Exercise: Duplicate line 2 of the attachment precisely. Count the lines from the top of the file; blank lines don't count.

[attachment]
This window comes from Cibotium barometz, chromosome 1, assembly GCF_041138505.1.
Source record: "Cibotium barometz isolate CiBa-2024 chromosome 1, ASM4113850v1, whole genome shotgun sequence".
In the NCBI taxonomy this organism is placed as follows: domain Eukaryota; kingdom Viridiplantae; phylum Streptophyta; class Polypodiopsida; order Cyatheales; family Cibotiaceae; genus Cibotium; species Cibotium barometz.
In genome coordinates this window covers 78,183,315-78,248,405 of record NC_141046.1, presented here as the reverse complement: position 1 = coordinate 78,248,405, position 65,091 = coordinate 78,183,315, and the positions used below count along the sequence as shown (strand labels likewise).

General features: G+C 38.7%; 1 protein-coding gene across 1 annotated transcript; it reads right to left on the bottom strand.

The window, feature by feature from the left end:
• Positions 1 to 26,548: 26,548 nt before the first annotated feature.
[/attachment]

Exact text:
Source record: "Cibotium barometz isolate CiBa-2024 chromosome 1, ASM4113850v1, whole genome shotgun sequence".